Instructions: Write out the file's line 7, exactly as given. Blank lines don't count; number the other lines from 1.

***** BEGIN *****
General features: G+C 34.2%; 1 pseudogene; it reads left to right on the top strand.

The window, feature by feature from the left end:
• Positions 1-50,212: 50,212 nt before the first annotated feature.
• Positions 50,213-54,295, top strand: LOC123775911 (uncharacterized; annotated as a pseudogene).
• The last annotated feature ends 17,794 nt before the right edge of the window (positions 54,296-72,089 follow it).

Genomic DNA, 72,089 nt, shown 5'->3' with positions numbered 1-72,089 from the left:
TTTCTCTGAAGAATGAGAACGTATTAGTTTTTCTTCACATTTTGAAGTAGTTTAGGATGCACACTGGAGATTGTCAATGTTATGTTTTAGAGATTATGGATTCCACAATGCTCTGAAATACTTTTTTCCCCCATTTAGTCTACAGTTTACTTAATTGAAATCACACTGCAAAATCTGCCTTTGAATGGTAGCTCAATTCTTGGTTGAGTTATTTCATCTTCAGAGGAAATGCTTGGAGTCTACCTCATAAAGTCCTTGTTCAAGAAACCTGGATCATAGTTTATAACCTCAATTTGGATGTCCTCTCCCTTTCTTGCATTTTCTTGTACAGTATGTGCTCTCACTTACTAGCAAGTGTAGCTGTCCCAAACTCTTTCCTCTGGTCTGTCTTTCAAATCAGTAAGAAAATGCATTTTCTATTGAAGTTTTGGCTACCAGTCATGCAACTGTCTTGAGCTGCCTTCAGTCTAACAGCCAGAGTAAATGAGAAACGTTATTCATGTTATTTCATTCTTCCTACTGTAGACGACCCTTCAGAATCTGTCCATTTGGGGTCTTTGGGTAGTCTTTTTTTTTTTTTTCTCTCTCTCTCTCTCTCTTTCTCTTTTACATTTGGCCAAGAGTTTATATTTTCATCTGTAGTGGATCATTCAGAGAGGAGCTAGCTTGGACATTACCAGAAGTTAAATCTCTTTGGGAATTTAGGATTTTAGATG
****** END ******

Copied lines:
TTTCTCTGAAGAATGAGAACGTATTAGTTTTTCTTCACATTTTGAAGTAGTTTAGGATGCACACTGGAGATTGTCAATGTTATGTTTTAGAGATTATGGATTCCACAATGCTCTGAAATACTTTTTTCCCCCATTTAGTCTACAGTTTACTTAATTGAAATCACACTGCAAAATCTGCCTTTGAATGGTAGCTCAATTCTTGGTTGAGTTATTTCATCTTCAGAGGAAATGCTTGGAGTCTACCTCATAAAGTCCTTGTTCAAGAAACCTGGATCATAGTTTATAACCTCAATTTGGATGTCCTCTCCCTTTCTTGCATTTTCTTGTACAGTATGTGCTCTCACTTACTAGCAAGTGTAGCTGTCCCAAACTCTTTCCTCTGGTCTGTCTTTCAAATCAGTAAGAAAATGCATTTTCTATTGAAGTTTTGGCTACCAGTCATGCAACTGTCTTGAGCTGCCTTCAGTCTAACAGCCAGAGTAAATGAGAAACGTTATTCATGTTATTTCATTCTTCCTACTGTAGACGACCCTTCAGAATCTGTCCATTTGGGGTCTTTGGGTAGTCTTTTTTTTTTTTTTCTCTCTCTCTCTCTCTCTTTCTCTTTTACATTTGGCCAAGAGTTTATATTTTCATCTGTAGTGGATCATTCAGAGAGGAGCTAGCTTGGACATTACCAGAAGTTAAATCTCTTTGGGAATTTAGGATTTTAGATG